The Internet has become a valuable resource to many members of the public as they regularly seek its power to address of issues, needs, and concerns.

The police are no exception. According to a 2003 report by the U.S. Department of Justice's Bureau of Justice Statistics, 56 percent of all departments used computers for Internet access, including more than 80 percent of those serving a population of 25,000 or more. Local police, in particular, have demonstrated an increasing trend: more than twice as many local police departments used computers for Internet access in 2000 (56 percent) as in 1997 (24 percent). 6 These statistics support the notion that the infrastructure is present to carry out Web-based endeavors as most police departments today are hard-wired to the Internet and able to download and upload information with equal effort. It is very reasonable to expect this continued used of the Internet to increase among departments.

Importance of Official Department Web Sites
Most police departments have yet to establish an agency Web site. According to a 2000 report from BJS, "Of the local police departments that collectively serve the majority of citizens throughout the United States, only 18 percent of them have an established homepage on the Internet."7 As of 1999, 88 percent of departments that serve 1 million or more residents have recognized the importance of this resource and have established an Internet homepage.8 Many of the large cities currently maintain quite extensive and informative Web sites.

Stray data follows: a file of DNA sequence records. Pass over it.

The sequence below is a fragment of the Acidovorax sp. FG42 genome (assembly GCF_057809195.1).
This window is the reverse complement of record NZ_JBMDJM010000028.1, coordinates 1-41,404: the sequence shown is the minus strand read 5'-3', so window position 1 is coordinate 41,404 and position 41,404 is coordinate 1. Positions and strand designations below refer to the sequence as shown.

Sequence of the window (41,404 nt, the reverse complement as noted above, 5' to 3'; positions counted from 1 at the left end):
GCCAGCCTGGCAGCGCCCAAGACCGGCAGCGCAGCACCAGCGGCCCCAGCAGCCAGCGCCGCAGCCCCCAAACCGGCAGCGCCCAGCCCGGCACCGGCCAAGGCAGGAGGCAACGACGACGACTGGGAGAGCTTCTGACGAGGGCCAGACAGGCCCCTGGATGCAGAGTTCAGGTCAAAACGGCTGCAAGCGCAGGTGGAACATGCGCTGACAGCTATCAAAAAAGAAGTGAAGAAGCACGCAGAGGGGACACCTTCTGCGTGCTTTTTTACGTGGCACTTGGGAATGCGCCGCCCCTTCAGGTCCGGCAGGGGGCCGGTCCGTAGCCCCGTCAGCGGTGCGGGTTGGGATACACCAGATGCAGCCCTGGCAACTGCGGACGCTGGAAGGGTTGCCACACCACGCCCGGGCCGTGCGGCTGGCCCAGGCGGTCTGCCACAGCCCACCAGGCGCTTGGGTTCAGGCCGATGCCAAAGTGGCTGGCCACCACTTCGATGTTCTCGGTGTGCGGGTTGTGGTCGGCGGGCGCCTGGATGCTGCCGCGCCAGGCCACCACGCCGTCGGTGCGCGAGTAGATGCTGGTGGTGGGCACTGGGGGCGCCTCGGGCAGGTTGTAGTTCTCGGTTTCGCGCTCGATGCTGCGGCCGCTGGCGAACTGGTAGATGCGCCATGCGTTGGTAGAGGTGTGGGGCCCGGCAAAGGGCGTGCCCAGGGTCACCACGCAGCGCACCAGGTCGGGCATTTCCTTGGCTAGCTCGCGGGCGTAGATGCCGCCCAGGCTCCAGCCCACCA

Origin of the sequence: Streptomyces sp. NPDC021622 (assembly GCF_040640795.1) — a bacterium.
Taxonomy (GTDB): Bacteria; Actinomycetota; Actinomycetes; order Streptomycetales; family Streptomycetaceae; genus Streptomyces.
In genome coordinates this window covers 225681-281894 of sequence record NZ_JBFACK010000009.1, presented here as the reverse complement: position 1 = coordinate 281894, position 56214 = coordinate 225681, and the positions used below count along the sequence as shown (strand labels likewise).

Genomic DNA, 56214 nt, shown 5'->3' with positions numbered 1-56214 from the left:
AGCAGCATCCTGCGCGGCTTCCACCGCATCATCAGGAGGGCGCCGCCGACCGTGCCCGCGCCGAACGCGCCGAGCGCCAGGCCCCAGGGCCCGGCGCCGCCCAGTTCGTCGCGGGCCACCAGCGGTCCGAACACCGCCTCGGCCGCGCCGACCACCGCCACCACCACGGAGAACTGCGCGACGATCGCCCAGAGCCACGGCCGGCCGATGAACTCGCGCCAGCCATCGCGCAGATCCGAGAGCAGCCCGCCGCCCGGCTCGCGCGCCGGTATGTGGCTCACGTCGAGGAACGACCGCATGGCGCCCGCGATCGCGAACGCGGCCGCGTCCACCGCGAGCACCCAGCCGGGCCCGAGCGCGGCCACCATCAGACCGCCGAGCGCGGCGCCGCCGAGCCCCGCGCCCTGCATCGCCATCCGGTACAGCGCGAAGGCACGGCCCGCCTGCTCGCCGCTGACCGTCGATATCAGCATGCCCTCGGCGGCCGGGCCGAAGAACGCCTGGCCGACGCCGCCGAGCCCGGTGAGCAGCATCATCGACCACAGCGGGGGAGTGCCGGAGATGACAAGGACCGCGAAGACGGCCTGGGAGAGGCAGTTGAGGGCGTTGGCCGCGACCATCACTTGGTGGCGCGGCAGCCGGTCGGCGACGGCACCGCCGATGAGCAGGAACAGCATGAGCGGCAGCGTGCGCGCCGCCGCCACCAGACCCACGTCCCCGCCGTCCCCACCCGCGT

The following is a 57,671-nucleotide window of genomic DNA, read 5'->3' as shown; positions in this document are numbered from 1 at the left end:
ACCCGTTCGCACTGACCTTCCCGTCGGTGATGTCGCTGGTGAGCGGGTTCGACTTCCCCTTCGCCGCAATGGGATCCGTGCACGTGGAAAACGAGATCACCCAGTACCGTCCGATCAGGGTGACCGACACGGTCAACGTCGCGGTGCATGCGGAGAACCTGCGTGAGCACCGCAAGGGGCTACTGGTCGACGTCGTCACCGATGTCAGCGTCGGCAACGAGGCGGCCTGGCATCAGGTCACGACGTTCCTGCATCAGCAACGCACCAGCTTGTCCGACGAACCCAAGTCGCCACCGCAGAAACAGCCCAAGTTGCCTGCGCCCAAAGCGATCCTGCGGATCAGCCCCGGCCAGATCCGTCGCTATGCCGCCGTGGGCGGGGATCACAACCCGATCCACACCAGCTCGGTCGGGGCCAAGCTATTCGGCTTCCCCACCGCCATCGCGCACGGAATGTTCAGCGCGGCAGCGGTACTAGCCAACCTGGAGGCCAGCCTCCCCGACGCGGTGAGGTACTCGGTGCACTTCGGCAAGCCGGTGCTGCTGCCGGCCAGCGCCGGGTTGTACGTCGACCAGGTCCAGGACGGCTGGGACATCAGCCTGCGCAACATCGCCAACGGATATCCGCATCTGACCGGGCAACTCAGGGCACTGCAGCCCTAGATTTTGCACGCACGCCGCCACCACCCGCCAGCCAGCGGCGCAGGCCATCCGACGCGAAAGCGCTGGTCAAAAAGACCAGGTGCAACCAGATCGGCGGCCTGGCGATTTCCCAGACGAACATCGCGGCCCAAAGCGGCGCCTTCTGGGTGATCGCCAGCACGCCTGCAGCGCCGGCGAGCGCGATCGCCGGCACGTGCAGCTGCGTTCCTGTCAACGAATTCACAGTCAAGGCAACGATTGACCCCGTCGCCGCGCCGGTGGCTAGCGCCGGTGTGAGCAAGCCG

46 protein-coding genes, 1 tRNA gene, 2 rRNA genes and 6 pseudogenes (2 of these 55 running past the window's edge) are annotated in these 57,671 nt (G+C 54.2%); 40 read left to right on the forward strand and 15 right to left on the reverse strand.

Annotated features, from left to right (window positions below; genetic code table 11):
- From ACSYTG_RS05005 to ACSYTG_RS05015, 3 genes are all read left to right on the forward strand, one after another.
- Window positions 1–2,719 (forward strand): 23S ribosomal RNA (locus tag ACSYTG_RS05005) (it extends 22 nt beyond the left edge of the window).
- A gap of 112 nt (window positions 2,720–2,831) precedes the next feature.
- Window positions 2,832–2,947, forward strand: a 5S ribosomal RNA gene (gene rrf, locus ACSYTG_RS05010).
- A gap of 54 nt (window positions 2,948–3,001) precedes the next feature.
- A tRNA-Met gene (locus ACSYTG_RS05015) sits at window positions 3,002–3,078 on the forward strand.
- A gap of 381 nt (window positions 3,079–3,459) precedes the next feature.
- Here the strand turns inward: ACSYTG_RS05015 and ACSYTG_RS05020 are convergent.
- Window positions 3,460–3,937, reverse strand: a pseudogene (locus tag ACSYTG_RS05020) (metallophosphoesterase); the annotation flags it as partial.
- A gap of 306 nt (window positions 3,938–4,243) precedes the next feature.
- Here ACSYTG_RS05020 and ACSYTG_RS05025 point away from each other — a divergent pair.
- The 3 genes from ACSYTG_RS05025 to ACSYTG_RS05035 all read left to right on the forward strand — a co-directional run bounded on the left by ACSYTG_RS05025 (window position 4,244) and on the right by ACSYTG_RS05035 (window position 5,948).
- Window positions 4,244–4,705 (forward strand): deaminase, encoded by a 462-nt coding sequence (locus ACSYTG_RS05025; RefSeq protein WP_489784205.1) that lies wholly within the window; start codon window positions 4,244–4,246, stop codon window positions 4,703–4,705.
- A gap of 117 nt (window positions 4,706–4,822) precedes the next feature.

Improvement of communication between the local police departments and the communities they serve has long been a challenge. Communication through personal contact, newsletters, community meetings, and cable access television have long been valued by local police. Adding the power of the Internet to these other methods of community outreach would be beneficial to the local police department. The establishment of department Web sites on the Internet would be the first step in using the power of this limitless resource.

As providers of vital public services, police departments should examine the extent of their Web presence and create and maintain sites that are informational, helpful, and user-friendly. Through the advent of Web publishing software packages, many police departments can move towards making this a reality.

Simply creating a Web page, however, is not enough. Police departments can create Web pages, but these are of little use if residents see them as irrelevant or feel as though they only represent an insincere community-building effort. Police department Web sites should invite residents to learn more about their department, including current police practices and the department's vision for the future. A good Web site should have something for everybody, from information about paying parking tickets to key phone numbers in the municipality for social services.